Cetacean Society International
Whales Alive! - Vol. XIII No. 2 - April 2004
Latin American Research
Is Latin American science at a crossroads? The 11th Reunion of South America Marine Mammal Specialists (11RT) and 5th Congress of The Latin American Society on Marine Mammals (SOLAMAC) will be held in Quito, Ecuador between 12-17 September 2004. The event will bring together hundreds of scientists and others from Latin America and beyond, to report the latest developments in marine mammal research, in sessions on anatomy and physiology, behavior, conservation and management, ecology, genetics, immunology and toxicology, population and distribution, and systematics and evolution. Details are available from CSI.
Some of the scientific and conservation projects that will be reported on have been supported by CSI, as we have done for over 20 years. Our commitment to help young scientists attend this very important event also continues as in years past. Over the years CSI's support has given us a unique witness to the maturation of hundreds of professionals and their craft, and perhaps now a glimpse of what may come. Several CSI grantees were honored for their 10th RT presentations at the Robin Best Award ceremony at the Society for Marine Mammalogy's Biennial Conference last December. Layla Osman was judged Best Overall Presentation, Ignacio Moreno won Best Oral Presentation, and Paula Costa's poster was given Honorable Mention. Beyond the quality of their science, their individual contributions to marine mammal conservation deserve even more praise.
CSI's justification to support scientific research ultimately is a search for the effective management of human impacts, particularly the incidental and directed killing of cetaceans by fishermen, and the effects of pollutants and toxins. Our support also goes to education and conservation, but those follow and use the facts only science can provide. Each project also is usually the beginning of a career, so we see our support very much an investment in people and the future, always a commitment to individuals with potential. As one example see Francisco Viddi's report later.
But we're becoming concerned for the future, not just because of human population growth and unstable economies, but because of the pressures being applied to change the conduct of future science in Latin America. Just a few years ago most research projects for graduate degrees were basic and benign studies of abundance, habitats, behaviors and, inevitably, human impacts. Most were accomplished with student subsidies, and at a small fraction of the cost of similar work in the US or EU. That's why a small investment by CSI could still make a difference.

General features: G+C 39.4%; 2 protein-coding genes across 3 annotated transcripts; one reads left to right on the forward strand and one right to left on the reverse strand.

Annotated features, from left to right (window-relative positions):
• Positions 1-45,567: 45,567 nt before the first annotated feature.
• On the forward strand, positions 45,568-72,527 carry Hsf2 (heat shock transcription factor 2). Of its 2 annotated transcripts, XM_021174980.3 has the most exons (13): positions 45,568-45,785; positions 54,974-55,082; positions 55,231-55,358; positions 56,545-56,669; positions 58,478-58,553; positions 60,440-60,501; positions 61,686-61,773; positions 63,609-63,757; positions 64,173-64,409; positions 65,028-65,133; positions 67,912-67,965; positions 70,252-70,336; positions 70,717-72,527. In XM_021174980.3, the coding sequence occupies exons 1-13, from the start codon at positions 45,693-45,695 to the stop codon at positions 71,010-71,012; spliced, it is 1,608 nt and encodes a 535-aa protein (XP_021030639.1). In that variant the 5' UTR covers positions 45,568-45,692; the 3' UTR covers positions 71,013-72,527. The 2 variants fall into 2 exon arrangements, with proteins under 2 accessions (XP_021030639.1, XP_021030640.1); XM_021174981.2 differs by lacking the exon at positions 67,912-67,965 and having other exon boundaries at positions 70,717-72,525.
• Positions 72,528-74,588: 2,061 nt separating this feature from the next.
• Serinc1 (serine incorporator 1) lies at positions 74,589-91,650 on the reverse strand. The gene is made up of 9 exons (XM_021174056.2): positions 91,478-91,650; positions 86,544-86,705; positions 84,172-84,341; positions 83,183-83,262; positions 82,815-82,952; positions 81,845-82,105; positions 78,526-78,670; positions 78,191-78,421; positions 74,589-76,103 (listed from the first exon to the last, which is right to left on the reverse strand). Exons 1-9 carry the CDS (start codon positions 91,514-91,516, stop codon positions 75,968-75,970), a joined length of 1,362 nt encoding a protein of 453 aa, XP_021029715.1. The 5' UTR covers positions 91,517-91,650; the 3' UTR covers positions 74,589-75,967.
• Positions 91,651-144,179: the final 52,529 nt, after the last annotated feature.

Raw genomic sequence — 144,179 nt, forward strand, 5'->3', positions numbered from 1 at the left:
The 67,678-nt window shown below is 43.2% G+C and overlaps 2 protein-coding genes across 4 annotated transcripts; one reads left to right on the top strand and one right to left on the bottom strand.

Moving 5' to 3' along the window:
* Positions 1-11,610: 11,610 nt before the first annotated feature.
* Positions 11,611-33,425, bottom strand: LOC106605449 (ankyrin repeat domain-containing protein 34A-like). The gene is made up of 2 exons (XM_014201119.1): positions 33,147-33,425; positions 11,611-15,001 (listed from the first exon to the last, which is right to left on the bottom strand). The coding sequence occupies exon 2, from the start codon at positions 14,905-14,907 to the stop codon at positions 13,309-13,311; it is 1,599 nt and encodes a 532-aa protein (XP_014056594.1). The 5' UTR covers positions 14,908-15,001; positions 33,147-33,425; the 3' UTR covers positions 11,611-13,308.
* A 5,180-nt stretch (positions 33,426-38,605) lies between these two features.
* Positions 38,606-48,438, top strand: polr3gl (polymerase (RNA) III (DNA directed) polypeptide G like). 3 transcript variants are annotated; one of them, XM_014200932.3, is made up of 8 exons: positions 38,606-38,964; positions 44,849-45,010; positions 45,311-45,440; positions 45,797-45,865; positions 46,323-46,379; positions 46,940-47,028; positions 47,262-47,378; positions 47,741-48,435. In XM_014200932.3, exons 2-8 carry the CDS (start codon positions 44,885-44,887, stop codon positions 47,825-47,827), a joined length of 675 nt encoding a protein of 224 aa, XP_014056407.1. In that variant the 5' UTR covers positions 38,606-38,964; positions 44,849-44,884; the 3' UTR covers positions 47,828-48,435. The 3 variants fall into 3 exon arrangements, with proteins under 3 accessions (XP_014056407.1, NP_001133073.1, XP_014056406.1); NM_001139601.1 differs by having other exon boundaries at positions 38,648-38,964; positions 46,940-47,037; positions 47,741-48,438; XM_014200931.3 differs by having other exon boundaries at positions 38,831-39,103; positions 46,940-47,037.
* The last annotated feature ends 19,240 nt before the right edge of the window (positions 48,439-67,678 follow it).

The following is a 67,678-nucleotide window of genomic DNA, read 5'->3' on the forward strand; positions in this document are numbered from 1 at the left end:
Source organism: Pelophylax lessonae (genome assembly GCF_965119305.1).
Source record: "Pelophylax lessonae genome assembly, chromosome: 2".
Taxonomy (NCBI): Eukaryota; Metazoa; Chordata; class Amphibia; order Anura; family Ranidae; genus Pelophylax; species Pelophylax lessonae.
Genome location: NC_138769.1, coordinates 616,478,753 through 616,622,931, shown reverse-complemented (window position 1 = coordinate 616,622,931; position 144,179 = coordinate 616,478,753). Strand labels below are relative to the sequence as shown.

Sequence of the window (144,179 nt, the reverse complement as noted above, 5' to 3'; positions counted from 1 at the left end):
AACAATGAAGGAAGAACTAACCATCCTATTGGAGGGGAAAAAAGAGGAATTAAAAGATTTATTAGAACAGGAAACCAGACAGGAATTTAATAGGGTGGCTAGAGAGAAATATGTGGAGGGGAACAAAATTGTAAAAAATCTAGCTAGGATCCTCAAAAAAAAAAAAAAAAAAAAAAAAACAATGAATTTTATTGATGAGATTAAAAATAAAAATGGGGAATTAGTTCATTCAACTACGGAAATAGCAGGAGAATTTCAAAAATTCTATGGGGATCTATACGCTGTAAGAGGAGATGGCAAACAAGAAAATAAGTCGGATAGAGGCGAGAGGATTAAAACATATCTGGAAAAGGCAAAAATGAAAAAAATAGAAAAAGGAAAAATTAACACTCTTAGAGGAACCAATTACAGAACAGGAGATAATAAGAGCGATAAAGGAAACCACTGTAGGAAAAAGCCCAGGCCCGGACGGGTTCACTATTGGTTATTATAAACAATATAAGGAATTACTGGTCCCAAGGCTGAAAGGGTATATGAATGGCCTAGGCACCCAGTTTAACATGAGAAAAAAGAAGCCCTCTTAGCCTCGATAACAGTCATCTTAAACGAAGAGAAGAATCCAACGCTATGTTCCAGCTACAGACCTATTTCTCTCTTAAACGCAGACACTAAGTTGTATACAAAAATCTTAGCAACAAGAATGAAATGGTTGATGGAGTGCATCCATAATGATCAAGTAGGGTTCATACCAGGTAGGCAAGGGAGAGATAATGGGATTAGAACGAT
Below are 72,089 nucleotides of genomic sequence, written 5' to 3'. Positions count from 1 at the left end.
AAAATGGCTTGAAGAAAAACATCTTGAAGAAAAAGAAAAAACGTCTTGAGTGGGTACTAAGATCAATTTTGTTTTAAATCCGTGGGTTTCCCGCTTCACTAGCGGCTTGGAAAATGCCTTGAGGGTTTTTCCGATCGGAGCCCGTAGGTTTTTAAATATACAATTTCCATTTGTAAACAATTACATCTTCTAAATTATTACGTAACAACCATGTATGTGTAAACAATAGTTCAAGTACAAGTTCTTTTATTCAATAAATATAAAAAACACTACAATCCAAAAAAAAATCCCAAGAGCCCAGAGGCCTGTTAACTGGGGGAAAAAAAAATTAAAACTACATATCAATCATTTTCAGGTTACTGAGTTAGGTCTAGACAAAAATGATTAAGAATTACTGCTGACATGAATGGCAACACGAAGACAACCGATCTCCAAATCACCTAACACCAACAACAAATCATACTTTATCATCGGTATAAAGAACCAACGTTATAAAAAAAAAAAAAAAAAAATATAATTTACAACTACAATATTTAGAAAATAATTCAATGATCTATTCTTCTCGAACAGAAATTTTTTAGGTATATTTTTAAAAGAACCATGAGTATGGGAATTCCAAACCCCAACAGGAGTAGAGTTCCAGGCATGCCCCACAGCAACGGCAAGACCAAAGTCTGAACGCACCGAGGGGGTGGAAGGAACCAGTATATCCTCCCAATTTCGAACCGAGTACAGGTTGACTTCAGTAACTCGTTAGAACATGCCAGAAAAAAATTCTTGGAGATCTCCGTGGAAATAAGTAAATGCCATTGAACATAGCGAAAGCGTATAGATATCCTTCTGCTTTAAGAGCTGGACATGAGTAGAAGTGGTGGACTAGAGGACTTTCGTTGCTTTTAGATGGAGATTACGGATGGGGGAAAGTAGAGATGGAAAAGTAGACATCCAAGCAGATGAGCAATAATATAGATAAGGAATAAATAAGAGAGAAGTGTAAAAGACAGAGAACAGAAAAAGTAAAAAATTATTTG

Is it time for a change? Better funded projects in the US and EU had developed sophisticated techniques and expensive equipment, and selected Latin Americans have been exposed to courses, degrees, and conferences. But recently some Latin American scientists found themselves essentially being told to grow up, to get with it, to bring in the expensive and invasive equipment and get some modern work done. Because of economic realities and increasingly complex methods this can translate to hiring northern specialists and gadgets to do the work, and inadvertent or not, has opened some ethical questions about more Latin Americans working with invasive research.
Two proliferating examples of invasive research are genetic analysis and tagging. Both have provided a surge of useful information, but there is too little consideration of the ends justifying the means. Some dolphins have radio or satellite tags bolted to their dorsal fins, while some larger whales have tags implanted or attached by metal spikes. For some details of the controversy with tags see the Maui dolphin article in this newsletter. Beyond the "success" of having a working tag, does the cost to the animal matter?
From CSI's perspective as an animal welfare organization the evolution of science on the continent may have reached a critical point, specifically as many new scientists seek guidance on appropriate procedures, and established scientists may be lured to invasive research for its northern-based funding. Because more invasive research is inevitable in Latin America, CSI has urged the 11RT conference's organizers to hold an ethics workshop, focused to the issues that should be included in the continent's new research objectives. Ethics have been addressed in most recent marine mammal conferences. Latin America is due.